I think NVDIA did it right (again): 2GB is enough for today and we wont see next gen consoles running triple screen resolutions at 16xAA+. 2Gb means less BoM, which is good for profit and price competition and less energy consumption which is good for card temps and max Oc results.
    Reply
  • Enkur - Thursday, May 30, 2013 - link

    I cant believe AT is mixing up unified graphics and system memory on consoles with dedicated RAM of the graphics card. doesnt make sense. Reply
  • Egg - Thursday, May 30, 2013 - link

    PS4 has 8GB of GDDR5 and a GPU somewhat close to a 7850. I don't know where you got your facts from. Reply
  • geok1ng - Thursday, May 30, 2013 - link

    Just to start the flaming war- next consoles will not run in monolithic GPUs, but in twin jaguar cores. So when you see those 768/1152 GPU cores numbers, remember these are "crossfired" cores. And in both consoles the GPU is running at a mere 800Mhz, hence the comparison with the 5670/6670, 480 shaders cards@ 800Mhz.
    It is widely accepted that console games are developed using the lowest common denominator, in this case, the Xbox One DDR3 memory. Even if we take the huge assumption that dual jaguar cores running in tandem can work similar to a 7850 -1024 cores at 860Mhz- in a PS4 ( which is a huge leap of faith looking back to ho badly AMD fared in previous crossfires attempts using integrated GPU like these jaguar cores) that turns out to be the same:

    Do an 8GB 7850 gives us better graphical results than a 2GB 770, for any gaming application in the foreseeable future?

    Don't 4k on me please: both consoles will be using HDMI, not DisplayPort. and no, they wont be able to drive games across 3 screens. This "next gen-consoles will have more Video RAM than high GPUs in PCs, so their games will be better" is reminding of the old days of "1gb DDr2 cards are better than 256Mb DDr3 cards for future games" scam.
    Reply
  • Ryan Smith - Thursday, May 30, 2013 - link

    We're aware of the difference. A good chunk of that unified memory is going to be consumed by the OS, the application, and other things that typically reside on the CPU in a PC. But we're still expecting games to be able to load 3GB+ in assets, which would be a problem for 2GB cards. Reply
  • iEATu - Thursday, May 30, 2013 - link

    Why are you guys using FXAA in benchmarks as high end as these? Especially for games like BF3 where you have FPS over 100. 4x AA for 1080p and 2x for 1440p. No question those look better than FXAA... Reply
  • Ryan Smith - Thursday, May 30, 2013 - link

    In BF3 we're testing both FXAA and MSAA. Otherwise most of our other tests are MSAA, except for Crysis 3 which is FXAA only for performance reasons. Reply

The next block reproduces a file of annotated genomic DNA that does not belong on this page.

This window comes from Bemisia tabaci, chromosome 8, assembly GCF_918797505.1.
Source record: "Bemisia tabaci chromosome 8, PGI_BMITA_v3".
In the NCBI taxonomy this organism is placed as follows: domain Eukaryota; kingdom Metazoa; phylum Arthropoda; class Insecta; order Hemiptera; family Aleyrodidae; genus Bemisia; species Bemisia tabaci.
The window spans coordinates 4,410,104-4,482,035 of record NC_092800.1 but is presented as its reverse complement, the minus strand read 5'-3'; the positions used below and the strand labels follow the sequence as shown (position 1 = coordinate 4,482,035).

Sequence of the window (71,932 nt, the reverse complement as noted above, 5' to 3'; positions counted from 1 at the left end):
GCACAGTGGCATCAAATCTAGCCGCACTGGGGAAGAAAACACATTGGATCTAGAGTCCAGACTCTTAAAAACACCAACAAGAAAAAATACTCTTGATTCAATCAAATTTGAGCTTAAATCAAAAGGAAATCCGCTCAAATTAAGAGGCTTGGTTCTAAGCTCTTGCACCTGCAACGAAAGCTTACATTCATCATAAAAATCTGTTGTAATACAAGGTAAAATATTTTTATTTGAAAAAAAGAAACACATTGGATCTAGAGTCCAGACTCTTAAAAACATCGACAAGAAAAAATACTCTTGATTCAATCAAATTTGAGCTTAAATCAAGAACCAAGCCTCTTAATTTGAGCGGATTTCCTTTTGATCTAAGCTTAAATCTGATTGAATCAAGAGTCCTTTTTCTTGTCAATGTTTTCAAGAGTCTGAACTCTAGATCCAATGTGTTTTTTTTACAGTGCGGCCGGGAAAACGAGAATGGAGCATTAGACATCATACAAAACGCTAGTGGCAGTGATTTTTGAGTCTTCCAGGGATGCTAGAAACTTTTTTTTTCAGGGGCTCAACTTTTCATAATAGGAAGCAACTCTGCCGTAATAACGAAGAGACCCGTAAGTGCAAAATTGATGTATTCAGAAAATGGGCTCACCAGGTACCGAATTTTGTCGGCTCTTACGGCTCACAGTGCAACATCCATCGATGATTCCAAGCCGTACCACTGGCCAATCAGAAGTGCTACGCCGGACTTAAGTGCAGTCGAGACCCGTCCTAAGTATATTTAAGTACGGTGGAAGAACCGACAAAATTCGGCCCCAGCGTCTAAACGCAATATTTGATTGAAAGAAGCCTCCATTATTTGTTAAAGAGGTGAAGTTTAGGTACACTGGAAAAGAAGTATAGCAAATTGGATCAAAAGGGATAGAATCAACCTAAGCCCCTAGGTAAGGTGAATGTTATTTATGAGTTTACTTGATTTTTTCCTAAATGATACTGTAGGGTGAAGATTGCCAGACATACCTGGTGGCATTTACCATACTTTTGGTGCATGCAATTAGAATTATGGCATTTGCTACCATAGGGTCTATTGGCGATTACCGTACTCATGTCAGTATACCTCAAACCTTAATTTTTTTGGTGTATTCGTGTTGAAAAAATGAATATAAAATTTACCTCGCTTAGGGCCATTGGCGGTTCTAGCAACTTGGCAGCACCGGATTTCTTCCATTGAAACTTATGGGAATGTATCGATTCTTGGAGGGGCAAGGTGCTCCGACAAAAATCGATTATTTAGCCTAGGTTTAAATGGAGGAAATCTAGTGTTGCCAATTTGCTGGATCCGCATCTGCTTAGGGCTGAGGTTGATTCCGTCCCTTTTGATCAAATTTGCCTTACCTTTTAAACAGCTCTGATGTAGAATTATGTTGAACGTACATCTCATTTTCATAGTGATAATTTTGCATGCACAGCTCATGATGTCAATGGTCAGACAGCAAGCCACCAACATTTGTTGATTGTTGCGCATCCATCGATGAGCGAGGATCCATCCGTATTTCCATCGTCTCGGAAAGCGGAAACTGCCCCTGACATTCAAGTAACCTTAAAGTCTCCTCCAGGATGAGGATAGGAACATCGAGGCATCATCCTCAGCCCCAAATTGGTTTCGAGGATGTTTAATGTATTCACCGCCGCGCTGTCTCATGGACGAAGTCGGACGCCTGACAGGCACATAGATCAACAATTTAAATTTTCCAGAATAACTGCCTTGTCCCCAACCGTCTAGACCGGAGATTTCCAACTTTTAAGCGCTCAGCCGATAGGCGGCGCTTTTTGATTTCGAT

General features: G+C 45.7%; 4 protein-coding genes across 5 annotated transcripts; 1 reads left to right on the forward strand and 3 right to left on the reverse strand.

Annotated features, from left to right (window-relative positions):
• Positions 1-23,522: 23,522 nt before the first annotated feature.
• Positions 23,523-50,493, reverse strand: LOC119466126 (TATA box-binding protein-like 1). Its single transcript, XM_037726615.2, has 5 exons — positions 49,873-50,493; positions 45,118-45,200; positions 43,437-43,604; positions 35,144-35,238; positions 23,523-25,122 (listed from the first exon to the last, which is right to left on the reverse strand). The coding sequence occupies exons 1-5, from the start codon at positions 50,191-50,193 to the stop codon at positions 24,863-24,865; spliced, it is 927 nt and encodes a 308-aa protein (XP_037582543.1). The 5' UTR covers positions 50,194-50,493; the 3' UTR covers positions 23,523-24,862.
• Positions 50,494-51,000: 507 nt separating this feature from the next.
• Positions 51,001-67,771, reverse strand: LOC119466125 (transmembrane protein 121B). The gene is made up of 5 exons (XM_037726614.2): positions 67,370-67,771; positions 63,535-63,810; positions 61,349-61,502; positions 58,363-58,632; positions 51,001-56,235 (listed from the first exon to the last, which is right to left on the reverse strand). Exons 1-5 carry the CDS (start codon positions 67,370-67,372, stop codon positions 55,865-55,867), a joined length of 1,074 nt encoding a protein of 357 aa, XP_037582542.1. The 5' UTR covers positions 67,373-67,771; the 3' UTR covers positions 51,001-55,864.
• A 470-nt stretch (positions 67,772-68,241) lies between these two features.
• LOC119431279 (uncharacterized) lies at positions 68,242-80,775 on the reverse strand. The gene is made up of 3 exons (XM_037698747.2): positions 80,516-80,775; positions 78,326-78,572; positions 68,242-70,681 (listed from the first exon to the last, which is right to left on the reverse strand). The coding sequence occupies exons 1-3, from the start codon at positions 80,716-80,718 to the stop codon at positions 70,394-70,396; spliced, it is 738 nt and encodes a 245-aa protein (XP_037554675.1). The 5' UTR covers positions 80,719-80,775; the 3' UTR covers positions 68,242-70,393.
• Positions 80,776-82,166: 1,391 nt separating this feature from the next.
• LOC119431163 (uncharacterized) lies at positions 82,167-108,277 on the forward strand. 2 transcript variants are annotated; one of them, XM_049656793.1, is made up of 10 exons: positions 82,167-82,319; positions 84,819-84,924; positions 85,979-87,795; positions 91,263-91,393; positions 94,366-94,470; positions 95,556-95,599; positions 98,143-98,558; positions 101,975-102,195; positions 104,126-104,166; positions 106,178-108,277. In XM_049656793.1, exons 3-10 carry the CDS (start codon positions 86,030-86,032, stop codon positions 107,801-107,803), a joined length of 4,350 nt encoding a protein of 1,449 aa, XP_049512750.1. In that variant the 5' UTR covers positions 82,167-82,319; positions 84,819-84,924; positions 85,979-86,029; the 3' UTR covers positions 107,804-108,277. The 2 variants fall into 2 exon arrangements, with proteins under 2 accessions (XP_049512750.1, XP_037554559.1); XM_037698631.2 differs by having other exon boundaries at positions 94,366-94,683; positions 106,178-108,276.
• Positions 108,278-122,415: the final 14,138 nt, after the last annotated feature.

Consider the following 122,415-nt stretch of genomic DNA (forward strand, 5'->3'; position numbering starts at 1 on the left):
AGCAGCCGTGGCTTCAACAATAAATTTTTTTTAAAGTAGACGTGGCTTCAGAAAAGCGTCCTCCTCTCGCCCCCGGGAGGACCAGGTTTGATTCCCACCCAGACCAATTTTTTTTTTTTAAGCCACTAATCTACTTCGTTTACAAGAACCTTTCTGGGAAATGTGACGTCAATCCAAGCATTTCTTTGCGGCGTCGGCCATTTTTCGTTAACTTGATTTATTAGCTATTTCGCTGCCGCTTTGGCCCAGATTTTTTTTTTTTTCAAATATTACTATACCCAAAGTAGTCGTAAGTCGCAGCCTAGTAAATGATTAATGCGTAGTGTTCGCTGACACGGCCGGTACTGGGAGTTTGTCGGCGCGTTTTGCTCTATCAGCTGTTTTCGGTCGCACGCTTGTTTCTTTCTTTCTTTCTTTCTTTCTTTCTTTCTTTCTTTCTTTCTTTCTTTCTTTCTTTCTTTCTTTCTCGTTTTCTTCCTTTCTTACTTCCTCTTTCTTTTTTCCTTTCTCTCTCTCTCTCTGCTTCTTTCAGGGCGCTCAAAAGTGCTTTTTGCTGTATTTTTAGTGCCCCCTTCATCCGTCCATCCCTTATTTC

• Catalina588 - Thursday, May 30, 2013 - link

    Folding@Home Big-Time Discrepancy in reviews
    Can anyone explain the material differences between this review's Compute Results for Folding@Home and the same FAHbench run at Tom's Hardware?
    http://www.tomshardware.com/reviews/geforce-gtx-77...

    Since FAHbench is self-contained -- load and go -- it's hard to figure how the results could be so different.
    Reply
  • Ryan Smith - Thursday, May 30, 2013 - link

    We're using a newer version of the benchmark, 1.2. FAHBench 1.2 has some very big performance optimizations that aren't in 1.1x. Reply
  • kyuu - Thursday, May 30, 2013 - link

    Not bad, but I think I'd still just find a 7970 with a good cooler on sale and overclock the crap out of it if I was looking to buy a high-end GPU. Reply
  • Lt_dan - Thursday, May 30, 2013 - link

    People should be looking at other websites. This review is showing scores that don't even make sense. The 7970, on bf3, has the same score as tomshardware's review of the 680, which was done over the year ago. Reply
  • azixtgo - Thursday, May 30, 2013 - link

    nobody cares. If this were ~$300 I'd seriously consider it. But getting a 7950 for ~$300 along with 4 quality games just makes me not care about a $400 card thats already out of my budget anyway. Nvidia always keeps their best just too high. At 400 its competing in value against a card with more to offer. They don't have the concept of winning by pricing right, but I guess they've never had to go there like AMD did. Reply
  • Razorbak86 - Thursday, May 30, 2013 - link

    Just because YOU don't care, doesn't mean that NOBODY cares. Please don't attempt to speak for the rest of us. Reply
  • agentwax - Thursday, May 30, 2013 - link

    Hmm recently built a system with gigabyte 670 and was looking to go sli in the near future. Upon reading this review I'm second guessing. Should I get a second 670 in a few months and go sli Or a 770 and go sli some time around christmas? Very happy with temps and noise on gigabyte wind force 670 Reply
  • thunderising - Friday, May 31, 2013 - link